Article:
Shuttling film stars and politicians across London, Pete Barnes was one of Britain’s most experienced helicopter aviators
Cahal Milmo is the chief reporter of The Independent and has been with the paper since 2000. He was born in London and previously worked at the Press Association news agency. He has reported on assignment at home and abroad, including Rwanda, Sudan and Burkina Faso, the phone hacking scandal and the London Olympics. In his spare time he is a keen runner and cyclist, and keeps an allotment.
Wednesday 16 January 2013
From capturing airborne footage of the 2012 Olympics to shuttling film stars and politicians across London, traversing the capital’s skies had become second nature to Pete Barnes.
Precisely what caused his AgustaWestland 109 to fall burning onto its streets today remains unclear but the 50-year-old pilot was one of Britain’s most experienced helicopter aviators, respected by his peers for both his competence and bravery.
The father-of-two had clocked up more than 12,500 hours of flying time since qualifying as a commercial pilot in 1989, including 3,000 hours in the type of aircraft in which he died.
Lately, much of that flying had been done for RotorMotion, a Surrey-based helicopter operator that describes itself as “Britain’s favourite boutique helicopter charter business”.
Indeed, the company boasts an impressive client list, including the Dalai Llama, Prime Minister David Cameron, Prince Charles and Formula One driver Lewis Hamilton, pictured above with Mr Barnes.
Underlining its reputation for safety and luxury, which includes a complimentary champagne bar on each of its aircraft, RotorMotion states on its website: “Our helicopters have twin turbine engines and are certified to fly at night, over water and in cloud. Relax in the knowledge that both pilot and machine are fully instrument qualified to fly in poor weather conditions.”
Such was the reputation of Mr Barnes, from Goddards Green, Berkshire, as a safe pair of hands, he was also employed by AgustaWestland to deliver more than 50 of their aircraft.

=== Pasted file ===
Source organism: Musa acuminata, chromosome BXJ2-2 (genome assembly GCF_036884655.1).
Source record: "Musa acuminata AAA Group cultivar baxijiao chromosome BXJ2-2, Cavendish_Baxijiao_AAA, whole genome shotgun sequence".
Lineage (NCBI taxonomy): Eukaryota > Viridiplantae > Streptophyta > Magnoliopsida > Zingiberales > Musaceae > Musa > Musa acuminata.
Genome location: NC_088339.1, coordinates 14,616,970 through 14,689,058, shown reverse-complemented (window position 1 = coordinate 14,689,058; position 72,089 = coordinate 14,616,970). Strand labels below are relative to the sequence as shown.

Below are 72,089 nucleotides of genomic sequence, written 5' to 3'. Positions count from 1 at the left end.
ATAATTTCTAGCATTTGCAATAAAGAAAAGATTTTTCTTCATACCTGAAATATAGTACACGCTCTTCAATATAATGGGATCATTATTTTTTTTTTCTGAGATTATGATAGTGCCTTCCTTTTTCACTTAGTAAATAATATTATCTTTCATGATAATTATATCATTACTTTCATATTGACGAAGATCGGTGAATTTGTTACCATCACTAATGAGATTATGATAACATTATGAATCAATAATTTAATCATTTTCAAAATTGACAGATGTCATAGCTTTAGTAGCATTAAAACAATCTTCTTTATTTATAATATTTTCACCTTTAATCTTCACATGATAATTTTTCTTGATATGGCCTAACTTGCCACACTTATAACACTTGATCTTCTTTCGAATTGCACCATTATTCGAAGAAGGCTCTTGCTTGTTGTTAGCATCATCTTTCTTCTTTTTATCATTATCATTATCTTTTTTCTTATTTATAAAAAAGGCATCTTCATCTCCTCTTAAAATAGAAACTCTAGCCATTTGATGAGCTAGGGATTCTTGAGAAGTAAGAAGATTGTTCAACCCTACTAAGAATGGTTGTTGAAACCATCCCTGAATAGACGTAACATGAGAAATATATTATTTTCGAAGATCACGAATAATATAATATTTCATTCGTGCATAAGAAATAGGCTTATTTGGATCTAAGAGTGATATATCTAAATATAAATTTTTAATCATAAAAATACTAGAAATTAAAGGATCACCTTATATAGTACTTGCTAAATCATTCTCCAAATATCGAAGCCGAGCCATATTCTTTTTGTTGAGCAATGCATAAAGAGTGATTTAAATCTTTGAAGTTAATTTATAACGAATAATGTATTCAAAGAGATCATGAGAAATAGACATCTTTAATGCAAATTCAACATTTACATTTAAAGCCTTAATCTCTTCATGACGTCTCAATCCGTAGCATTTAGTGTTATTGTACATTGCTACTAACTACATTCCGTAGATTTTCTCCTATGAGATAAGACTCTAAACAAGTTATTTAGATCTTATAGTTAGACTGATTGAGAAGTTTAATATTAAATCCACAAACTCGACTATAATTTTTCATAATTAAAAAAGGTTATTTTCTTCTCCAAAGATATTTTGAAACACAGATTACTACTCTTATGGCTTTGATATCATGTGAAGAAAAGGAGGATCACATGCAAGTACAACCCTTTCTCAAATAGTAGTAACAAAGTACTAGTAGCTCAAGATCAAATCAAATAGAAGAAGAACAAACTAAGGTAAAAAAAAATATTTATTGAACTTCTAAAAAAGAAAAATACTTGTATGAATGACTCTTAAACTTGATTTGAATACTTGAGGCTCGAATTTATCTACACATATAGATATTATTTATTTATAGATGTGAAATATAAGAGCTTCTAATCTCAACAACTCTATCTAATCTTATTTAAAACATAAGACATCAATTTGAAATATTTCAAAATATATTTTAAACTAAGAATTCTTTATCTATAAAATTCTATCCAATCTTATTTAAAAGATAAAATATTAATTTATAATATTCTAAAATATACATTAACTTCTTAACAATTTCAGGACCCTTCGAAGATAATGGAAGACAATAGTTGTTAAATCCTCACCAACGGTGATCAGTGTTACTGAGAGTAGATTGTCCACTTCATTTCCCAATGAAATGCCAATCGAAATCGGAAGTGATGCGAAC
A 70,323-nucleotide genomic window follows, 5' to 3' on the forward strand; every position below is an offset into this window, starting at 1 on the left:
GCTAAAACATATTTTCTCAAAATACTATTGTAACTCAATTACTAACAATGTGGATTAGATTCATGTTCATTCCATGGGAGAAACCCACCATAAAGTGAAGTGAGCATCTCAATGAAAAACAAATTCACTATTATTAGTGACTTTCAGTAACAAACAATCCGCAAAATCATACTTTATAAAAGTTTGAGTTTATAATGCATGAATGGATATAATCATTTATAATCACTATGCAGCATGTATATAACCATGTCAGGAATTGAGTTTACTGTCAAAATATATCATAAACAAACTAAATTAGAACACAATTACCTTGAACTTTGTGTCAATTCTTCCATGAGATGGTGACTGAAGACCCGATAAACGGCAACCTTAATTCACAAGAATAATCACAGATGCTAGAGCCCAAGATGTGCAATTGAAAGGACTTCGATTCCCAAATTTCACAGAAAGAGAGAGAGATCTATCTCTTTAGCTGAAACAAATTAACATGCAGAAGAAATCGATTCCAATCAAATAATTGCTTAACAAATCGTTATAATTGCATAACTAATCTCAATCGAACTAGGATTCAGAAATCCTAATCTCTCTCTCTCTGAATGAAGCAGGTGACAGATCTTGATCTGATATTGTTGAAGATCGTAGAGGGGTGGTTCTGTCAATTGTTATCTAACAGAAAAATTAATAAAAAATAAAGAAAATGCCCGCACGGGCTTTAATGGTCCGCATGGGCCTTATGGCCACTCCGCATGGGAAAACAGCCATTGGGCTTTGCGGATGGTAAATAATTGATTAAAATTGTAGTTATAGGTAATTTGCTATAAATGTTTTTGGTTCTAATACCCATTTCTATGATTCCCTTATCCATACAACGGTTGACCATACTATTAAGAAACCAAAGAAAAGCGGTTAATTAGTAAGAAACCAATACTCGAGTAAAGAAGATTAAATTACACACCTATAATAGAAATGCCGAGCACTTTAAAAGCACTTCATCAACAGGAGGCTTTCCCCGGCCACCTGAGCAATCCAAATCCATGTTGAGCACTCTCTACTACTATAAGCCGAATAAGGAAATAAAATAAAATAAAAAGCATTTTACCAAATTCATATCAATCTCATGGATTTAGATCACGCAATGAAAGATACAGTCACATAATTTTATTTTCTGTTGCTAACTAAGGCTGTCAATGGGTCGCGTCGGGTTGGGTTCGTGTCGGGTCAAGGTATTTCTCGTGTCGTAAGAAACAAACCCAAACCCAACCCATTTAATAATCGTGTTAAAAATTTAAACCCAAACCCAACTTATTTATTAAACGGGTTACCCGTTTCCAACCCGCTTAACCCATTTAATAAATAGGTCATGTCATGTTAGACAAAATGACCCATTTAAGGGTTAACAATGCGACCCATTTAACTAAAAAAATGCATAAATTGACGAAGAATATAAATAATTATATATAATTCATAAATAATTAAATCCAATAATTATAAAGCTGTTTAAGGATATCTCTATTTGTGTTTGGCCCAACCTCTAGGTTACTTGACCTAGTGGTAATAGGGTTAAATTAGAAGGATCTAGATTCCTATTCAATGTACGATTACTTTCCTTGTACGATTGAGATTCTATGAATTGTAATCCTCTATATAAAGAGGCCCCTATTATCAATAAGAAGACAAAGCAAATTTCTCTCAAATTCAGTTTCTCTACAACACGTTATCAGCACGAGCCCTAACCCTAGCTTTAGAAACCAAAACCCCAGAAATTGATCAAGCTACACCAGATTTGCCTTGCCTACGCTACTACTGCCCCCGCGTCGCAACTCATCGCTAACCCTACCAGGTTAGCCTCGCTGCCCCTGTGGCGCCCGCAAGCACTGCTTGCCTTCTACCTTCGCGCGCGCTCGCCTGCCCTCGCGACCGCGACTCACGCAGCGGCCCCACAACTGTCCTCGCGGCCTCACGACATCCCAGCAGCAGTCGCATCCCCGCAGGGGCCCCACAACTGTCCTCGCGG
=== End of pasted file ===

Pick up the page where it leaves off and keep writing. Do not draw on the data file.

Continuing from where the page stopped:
His colleagues today described him as the archetype of the dashing pilot, mixing jobs as a pilot for multiple Hollywood flims – including the James Bond movie Die Another Day, Saving Private Ryan and Tomb Raider II – with service as an air ambulance pilot across England.
Kevin Hodgson, a paramedic who flew with him on Great North Air Ambulance, said: “Pete was as good a guy as you can imagine and one of the best pilots I’ve had the pleasure of flying with. Over the years he will have flown on dozens of missions, no doubt saving lives along the way.”
In 2004, Mr Barnes hit the headlines for a dramatic airborne rescue in County Durham when he hovered his helicopter less than a foot above a car which had been swept into flood waters, allowing the motorist to climb aboard before his vehicle was dragged away.
The pilot, who qualified in America after initially working as a ski instructor, was also one of the first to bring helicopter-based “eye-in-the-sky” traffic reports to Britain, working for a Newcastle radio station.
Alan Robson, his presenter on board the helicopter, said Mr Barnes was not afraid of making his flying look dramatic while keeping safe. “In a weird kind of way, the kind of person he was, maybe he was never going to go quietly,” he said.
Tonight, a representative at the home of Mr Barnes asked for his family to be allowed to grieve in privacy.
Brits who migrate to Costa del Sol more unhappy than those who stay at home
LAPD releases haunting crime scene photos from its archives
Peaches Geldof funeral: Bob Geldof leads tributes at emotional service in same church she married husband Thomas Cohen and mother Paula Yates was buried
Duke and Duchess of Cambridge photographed with Prince George off-duty may spark privacy row
Malaysia Airlines flight MH370: Concerns grow among search officials that missing jet ‘may have landed somewhere else’
Ukip election posters: Nigel Farage defends 'racist' campaign anti-immigration campaign ahead of Europe elections
Is Britain really a land of God? Furious debate after David Cameron claims we are a Christian country
An open letter to Nigel Farage: you may smile, but I am not seduced
'Sinful': Video of British Muslims dancing to Pharrell Williams's hit Happy comes under attack
David Cameron's constituency office calls police on food bank campaigners Bishop of Oxford and Reverend Keith Hebden
Ukip leader Nigel Farage defends employing German wife, at launch of anti-immigration poster campaign
- 1 Revealed: Scientists ‘edit’ DNA to correct adult genes and cure diseases
- 2 David Cameron's constituency office calls police on food bank campaigners Bishop of Oxford and Reverend Keith Hebden
- 3 A bottle of wine a day is not bad for you and abstaining is worse than drinking, scientist claims
- 4 Women take on Bear Grylls over 'sexist' male-only desert island show
- 5 Malaysia Airlines flight MH370: Concerns grow among search officials that missing jet ‘may have landed somewhere else’
£55000 - £62000 per annum + outstanding benefits and bonus: Pro-Recruitment Gr...
£120 per day: Randstad Education Luton: Reception teacher required for an Outs...
£35000 - £45000 per annum + excellent company benefits : Pro-Recruitment Group...
£90 - £130 per day: Randstad Education Preston: The Job We are currently recr...